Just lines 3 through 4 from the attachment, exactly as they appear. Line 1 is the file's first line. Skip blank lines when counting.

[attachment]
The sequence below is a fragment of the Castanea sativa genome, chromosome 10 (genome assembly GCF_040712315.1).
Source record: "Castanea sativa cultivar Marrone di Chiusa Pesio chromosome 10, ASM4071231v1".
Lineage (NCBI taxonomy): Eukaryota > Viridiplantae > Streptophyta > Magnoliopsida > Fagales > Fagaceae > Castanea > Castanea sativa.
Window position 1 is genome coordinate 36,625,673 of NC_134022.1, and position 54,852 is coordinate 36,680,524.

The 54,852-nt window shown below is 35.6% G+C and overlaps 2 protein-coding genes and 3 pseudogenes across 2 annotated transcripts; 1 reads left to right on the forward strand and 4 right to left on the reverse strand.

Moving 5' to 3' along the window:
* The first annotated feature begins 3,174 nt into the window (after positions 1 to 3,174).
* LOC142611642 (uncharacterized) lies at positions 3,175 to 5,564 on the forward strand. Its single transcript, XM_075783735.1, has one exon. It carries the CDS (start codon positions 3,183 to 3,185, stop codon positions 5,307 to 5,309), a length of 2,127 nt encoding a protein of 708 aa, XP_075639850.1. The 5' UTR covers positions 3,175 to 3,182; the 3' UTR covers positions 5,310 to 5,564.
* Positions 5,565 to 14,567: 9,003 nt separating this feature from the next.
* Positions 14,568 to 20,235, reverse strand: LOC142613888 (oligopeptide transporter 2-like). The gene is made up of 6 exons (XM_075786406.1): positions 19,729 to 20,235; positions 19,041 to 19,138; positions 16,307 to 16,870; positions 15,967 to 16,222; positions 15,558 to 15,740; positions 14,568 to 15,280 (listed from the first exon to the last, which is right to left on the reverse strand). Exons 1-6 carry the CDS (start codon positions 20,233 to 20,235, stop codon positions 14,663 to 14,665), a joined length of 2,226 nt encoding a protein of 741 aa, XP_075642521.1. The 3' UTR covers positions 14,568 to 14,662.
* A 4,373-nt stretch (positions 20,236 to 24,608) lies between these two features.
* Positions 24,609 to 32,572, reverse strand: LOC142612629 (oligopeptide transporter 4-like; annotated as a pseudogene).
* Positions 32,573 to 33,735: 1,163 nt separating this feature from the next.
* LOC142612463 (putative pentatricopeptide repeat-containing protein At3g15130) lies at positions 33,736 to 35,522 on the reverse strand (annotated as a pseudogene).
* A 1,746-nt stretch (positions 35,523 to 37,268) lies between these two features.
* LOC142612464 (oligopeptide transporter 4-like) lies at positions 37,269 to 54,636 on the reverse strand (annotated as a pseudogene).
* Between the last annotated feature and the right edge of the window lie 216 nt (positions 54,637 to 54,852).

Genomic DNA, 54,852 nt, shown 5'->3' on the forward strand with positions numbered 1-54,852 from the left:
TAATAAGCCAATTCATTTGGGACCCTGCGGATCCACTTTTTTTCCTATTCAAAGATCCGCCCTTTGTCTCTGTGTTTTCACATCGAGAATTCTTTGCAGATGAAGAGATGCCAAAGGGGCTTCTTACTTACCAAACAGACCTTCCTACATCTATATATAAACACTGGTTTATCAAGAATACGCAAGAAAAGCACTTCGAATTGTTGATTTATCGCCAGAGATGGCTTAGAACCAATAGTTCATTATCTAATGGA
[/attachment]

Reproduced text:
Lineage (NCBI taxonomy): Eukaryota > Viridiplantae > Streptophyta > Magnoliopsida > Fagales > Fagaceae > Castanea > Castanea sativa.
Window position 1 is genome coordinate 36,625,673 of NC_134022.1, and position 54,852 is coordinate 36,680,524.